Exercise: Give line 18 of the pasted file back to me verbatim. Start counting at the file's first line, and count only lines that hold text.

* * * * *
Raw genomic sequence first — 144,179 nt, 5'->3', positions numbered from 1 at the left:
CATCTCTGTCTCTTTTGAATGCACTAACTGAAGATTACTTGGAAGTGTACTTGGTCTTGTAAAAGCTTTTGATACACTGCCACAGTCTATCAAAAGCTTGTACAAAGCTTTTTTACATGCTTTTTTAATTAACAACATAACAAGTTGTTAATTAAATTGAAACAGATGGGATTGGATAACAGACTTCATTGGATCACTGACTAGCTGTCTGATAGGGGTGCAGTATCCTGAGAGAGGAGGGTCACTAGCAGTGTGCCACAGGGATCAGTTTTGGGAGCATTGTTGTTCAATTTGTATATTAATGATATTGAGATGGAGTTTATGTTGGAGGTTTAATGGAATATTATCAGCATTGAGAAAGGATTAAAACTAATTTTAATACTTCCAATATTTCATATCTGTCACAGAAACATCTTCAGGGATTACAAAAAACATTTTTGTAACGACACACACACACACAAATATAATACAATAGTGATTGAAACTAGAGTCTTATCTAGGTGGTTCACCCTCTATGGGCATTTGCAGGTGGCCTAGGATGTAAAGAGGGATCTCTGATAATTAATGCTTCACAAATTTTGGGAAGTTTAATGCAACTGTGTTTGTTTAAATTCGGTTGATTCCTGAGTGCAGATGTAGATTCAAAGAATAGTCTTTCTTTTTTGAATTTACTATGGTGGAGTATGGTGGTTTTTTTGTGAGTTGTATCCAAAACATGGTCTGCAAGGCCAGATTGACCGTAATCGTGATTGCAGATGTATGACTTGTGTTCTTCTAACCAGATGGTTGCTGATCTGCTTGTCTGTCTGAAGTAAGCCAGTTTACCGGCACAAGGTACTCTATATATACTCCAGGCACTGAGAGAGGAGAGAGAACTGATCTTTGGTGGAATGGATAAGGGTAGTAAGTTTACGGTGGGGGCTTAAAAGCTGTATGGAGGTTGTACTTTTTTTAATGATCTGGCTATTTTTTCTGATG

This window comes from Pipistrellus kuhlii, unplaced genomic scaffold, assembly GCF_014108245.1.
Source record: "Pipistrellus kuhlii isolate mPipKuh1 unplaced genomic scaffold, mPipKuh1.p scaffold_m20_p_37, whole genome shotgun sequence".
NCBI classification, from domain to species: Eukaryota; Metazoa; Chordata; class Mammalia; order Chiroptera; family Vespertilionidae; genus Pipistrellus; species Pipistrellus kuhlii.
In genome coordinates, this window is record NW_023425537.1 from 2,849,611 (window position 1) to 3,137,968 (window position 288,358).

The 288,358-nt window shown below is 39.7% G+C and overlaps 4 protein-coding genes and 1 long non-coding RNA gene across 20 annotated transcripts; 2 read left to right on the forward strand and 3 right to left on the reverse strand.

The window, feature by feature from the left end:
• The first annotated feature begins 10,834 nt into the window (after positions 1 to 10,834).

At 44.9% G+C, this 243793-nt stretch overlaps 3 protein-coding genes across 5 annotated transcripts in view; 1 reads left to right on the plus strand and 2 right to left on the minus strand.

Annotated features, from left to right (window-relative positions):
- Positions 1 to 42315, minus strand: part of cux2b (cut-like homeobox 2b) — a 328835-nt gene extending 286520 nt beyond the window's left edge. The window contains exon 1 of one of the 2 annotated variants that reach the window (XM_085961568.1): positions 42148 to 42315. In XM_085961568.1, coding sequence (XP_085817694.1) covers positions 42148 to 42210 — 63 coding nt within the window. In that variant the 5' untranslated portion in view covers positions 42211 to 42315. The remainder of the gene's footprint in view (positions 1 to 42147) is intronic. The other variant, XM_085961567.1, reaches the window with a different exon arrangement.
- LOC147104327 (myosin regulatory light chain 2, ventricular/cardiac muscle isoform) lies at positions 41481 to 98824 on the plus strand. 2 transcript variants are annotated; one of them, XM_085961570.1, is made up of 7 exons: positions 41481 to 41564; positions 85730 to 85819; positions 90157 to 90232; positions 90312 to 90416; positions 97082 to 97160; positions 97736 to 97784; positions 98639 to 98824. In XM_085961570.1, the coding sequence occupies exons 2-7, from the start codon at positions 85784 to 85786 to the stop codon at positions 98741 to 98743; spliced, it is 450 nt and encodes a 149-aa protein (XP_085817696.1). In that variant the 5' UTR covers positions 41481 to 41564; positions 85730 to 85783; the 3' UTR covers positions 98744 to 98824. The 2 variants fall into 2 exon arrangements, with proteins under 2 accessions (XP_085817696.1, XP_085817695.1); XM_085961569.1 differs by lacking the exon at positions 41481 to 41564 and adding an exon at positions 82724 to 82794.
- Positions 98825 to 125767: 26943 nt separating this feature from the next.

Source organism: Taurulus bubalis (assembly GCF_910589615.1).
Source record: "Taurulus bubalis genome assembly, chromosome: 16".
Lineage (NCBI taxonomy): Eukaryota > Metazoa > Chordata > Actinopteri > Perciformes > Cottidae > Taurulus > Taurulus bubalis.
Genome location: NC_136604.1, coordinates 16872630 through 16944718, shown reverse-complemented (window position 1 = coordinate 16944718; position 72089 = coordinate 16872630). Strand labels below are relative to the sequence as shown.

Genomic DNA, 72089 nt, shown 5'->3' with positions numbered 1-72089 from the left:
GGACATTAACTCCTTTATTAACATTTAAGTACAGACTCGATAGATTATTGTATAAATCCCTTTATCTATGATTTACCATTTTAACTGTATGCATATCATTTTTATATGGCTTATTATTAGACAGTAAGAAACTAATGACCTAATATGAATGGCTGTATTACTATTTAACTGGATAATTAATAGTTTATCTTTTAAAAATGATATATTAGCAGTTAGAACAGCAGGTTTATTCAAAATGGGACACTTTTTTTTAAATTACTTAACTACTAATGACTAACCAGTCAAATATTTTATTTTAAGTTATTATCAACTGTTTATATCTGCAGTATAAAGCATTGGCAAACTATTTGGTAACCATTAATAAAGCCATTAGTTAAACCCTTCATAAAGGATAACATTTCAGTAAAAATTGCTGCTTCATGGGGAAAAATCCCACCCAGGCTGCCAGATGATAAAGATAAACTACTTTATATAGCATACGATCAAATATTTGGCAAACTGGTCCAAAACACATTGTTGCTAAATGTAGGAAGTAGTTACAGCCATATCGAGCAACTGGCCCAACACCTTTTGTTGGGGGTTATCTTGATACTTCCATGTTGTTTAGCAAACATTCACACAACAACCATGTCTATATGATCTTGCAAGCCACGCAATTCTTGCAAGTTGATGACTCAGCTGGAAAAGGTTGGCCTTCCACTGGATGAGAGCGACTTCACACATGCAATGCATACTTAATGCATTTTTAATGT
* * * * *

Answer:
Genome location: NC_136604.1, coordinates 16872630 through 16944718, shown reverse-complemented (window position 1 = coordinate 16944718; position 72089 = coordinate 16872630). Strand labels below are relative to the sequence as shown.